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Special Issue "Remote Sensing and GIS Applications on Groundwater Research"

A special issue of Sensors (ISSN 1424-8220). This special issue belongs to the section "Remote Sensors".

Deadline for manuscript submissions: closed (30 June 2023) | Viewed by 3681

Special Issue Editor

Biology and Geology Department, Universidad Rey Juan Carlos, 28933 Madrid, Spain
Interests: remote sensing and GIS techniques applied to prospecting; management and conservation of water; geology; detection of submarine groundwater discharges

Special Issue Information

Dear Colleagues,

Groundwater is one of the most important natural resources because, in many regions, it is the main source of water supply, essential for human activities, economic development, and environmental conservation. Groundwater has several relevant advantages compared with surface water: it is less affected by evaporation, is available over large regions, and normally is of higher quality and more protected from possible pollution.

Those are precisely the reasons why it is essential to apply innovative tools to obtain more detailed and real-time knowledge of the actual situation of groundwater, to facilitate appropriate management and water protection activities. In that sense, remote sensing is a technology that provides useful groundwater indicator data, in a more efficient and less costly way than invasive methods. Furthermore, the obtained data can be integrated into geographic information systems (GIS), which are innovative technologies that have a paramount role in spatial analysis, geostatistical techniques, and numerical modeling.

This Special Issue of Sensors will present the latest advances in the application of remote sensing and GIS data analysis in the field of groundwater research and management.

We invite contributions that address every aspect of remote sensing and GIS related to the following research issues:

  • Hidrogeological mapping
  • Soil moisture monitoring
  • Assessment of natural and artificial groundwater recharge
  • Submarine groundwater discharge (SGD) evaluation
  • Assessment of groundwater use in irrigated agriculture
  • Groundwater–surface water interaction
  • GIS-based groundwater management

Aquifer vulnerability assessment

Prof. Dr. Francisco Conde
Guest Editor

Manuscript Submission Information

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Submitted manuscripts should not have been published previously, nor be under consideration for publication elsewhere (except conference proceedings papers). All manuscripts are thoroughly refereed through a single-blind peer-review process. A guide for authors and other relevant information for submission of manuscripts is available on the Instructions for Authors page. Sensors is an international peer-reviewed open access semimonthly journal published by MDPI.

Please visit the Instructions for Authors page before submitting a manuscript. The Article Processing Charge (APC) for publication in this open access journal is 2600 CHF (Swiss Francs). Submitted papers should be well formatted and use good English. Authors may use MDPI's English editing service prior to publication or during author revisions.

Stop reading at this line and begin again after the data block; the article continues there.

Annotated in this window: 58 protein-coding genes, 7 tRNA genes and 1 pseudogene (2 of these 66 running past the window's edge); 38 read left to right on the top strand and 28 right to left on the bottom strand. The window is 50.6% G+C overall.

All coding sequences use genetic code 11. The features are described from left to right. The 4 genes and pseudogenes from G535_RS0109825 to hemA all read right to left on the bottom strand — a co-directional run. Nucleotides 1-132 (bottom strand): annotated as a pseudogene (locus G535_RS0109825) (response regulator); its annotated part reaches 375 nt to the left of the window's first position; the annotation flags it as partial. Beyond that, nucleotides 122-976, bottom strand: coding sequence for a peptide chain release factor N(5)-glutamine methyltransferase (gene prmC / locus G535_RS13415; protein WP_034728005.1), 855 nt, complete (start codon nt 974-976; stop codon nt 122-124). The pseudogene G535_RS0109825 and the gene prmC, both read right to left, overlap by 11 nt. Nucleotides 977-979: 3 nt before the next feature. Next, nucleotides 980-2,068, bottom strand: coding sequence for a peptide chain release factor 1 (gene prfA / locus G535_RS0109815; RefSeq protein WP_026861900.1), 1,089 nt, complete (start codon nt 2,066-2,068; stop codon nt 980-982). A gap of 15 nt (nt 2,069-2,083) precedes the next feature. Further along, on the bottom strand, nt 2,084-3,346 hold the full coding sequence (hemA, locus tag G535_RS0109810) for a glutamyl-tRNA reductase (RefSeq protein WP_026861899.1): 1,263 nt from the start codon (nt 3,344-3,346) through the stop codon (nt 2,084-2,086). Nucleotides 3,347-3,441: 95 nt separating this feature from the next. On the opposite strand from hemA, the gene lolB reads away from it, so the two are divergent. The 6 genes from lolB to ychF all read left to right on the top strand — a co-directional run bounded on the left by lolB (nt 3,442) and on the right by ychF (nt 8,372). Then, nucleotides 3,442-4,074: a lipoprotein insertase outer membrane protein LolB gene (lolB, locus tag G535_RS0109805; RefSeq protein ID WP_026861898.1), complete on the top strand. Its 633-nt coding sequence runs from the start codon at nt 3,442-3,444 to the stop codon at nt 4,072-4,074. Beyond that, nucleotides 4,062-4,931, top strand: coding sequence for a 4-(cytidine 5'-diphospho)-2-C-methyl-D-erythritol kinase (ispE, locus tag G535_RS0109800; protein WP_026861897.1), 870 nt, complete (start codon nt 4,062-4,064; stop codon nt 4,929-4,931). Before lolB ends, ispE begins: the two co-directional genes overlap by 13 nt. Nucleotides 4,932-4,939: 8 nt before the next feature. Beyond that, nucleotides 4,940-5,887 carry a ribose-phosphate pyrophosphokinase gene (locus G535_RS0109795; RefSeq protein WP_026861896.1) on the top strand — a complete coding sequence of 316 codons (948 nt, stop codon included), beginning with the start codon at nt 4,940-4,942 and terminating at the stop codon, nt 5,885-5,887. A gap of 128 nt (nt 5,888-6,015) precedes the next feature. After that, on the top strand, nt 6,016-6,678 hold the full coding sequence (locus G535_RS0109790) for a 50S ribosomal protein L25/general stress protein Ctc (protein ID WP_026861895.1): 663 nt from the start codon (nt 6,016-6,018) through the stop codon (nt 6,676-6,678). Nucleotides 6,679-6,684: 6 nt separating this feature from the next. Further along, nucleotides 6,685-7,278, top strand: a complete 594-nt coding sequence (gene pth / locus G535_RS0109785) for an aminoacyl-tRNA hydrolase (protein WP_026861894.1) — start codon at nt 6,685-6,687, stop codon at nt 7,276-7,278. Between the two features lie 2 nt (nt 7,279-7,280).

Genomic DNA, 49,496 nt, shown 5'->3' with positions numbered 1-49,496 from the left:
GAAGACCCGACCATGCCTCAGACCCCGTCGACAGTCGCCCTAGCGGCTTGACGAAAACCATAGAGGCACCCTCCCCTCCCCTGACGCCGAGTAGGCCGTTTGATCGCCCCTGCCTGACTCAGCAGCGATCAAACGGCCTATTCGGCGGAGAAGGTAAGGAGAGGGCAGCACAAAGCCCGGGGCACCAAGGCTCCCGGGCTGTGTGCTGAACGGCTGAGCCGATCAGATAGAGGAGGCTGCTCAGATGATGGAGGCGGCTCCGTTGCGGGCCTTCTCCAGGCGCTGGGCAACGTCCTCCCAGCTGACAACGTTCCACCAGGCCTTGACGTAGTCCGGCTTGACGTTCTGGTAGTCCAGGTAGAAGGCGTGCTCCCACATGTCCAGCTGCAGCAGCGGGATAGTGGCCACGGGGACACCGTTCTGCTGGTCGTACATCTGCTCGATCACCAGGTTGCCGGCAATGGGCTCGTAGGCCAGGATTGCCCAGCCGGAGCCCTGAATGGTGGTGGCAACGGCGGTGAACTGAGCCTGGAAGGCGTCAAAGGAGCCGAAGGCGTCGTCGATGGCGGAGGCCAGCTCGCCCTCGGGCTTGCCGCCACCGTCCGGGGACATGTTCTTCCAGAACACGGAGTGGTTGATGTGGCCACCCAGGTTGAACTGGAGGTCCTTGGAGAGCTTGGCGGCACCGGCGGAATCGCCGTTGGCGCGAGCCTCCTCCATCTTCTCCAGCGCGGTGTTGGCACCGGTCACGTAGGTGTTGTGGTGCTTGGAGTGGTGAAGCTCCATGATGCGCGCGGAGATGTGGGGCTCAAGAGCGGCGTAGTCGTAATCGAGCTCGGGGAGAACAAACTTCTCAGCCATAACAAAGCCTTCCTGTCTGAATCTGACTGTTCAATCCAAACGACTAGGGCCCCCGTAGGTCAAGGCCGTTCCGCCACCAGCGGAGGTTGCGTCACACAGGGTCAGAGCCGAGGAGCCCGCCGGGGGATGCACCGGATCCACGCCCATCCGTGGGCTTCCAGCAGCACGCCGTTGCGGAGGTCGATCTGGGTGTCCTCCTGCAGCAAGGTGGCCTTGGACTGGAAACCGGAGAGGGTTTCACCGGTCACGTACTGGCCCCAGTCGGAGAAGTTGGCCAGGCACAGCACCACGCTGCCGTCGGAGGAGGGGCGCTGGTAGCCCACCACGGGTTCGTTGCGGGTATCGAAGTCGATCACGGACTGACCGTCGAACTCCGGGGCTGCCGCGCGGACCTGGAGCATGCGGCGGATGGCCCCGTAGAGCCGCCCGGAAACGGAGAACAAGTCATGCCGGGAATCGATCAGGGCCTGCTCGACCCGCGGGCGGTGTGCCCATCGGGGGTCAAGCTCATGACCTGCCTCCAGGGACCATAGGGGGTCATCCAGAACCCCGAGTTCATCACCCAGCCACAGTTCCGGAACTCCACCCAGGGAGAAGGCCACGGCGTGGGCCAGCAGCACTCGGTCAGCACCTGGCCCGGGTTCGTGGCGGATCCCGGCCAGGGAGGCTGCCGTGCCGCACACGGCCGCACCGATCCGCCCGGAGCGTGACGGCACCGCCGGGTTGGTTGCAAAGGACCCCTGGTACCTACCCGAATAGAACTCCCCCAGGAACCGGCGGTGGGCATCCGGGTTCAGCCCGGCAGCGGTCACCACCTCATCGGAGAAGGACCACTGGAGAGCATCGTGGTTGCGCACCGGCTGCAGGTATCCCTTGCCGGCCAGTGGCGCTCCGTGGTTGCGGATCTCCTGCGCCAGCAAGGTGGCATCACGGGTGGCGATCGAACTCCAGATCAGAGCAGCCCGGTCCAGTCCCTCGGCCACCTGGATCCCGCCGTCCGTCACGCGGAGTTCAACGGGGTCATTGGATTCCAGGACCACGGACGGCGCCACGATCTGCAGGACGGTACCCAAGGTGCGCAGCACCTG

• Groundwater
  • Remote sensing
  • GIS
  • Groundwater management
  • Groundwater recharge
  • Aquifer vulnerability
  • Submarine groundwater discharge (SGD)
  • Groundwater–surface water interaction

Published Papers (1 paper)

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Assessment of Soil Moisture Anomaly Sensitivity to Detect Drought Spatio-Temporal Variability in Romania
Sensors 2021, 21(24), 8371; - 15 Dec 2021
Cited by 5 | Viewed by 2635
This paper will assess the sensitivity of soil moisture anomaly (SMA) obtained from the Soil water index (SWI) product Metop ASCAT, to identify drought in Romania. The SWI data were converted from relative values (%) to absolute values (m3 m−3) [...] Read more.
This paper will assess the sensitivity of soil moisture anomaly (SMA) obtained from the Soil water index (SWI) product Metop ASCAT, to identify drought in Romania. The SWI data were converted from relative values (%) to absolute values (m3 m−3) using the soil porosity method. The conversion results (SM) were validated using soil moisture in situ measurements from ISMN at 5 cm depths (2015–2020). The SMA was computed based on a 10 day SWI product, between 2007 and 2020. The analysis was performed for the depths of 5 cm (near surface), 40 cm (sub surface), and 100 cm (root zone). The standardized precipitation index (SPI), land surface temperature anomaly (LST anomaly), and normalized difference vegetation index anomaly (NDVI anomaly) were computed in order to compare the extent and intensity of drought events. The best correlations between SM and in situ measurements are for the stations located in the Getic Plateau (Bacles (r = 0.797) and Slatina (r = 0.672)), in the Western Plain (Oradea (r = 0.693)), and in the Moldavian Plateau (Iasi (r = 0.608)). The RMSE were between 0.05 and 0.184. Furthermore, the correlations between the SMA and SPI, the LST anomaly, and the NDVI anomaly were significantly registered in the second half of the warm season (July–September). Due to the predominantly agricultural use of the land, the results can be useful for the management of water resources and irrigation in regions frequently affected by drought. Full article
(This article belongs to the Special Issue Remote Sensing and GIS Applications on Groundwater Research)
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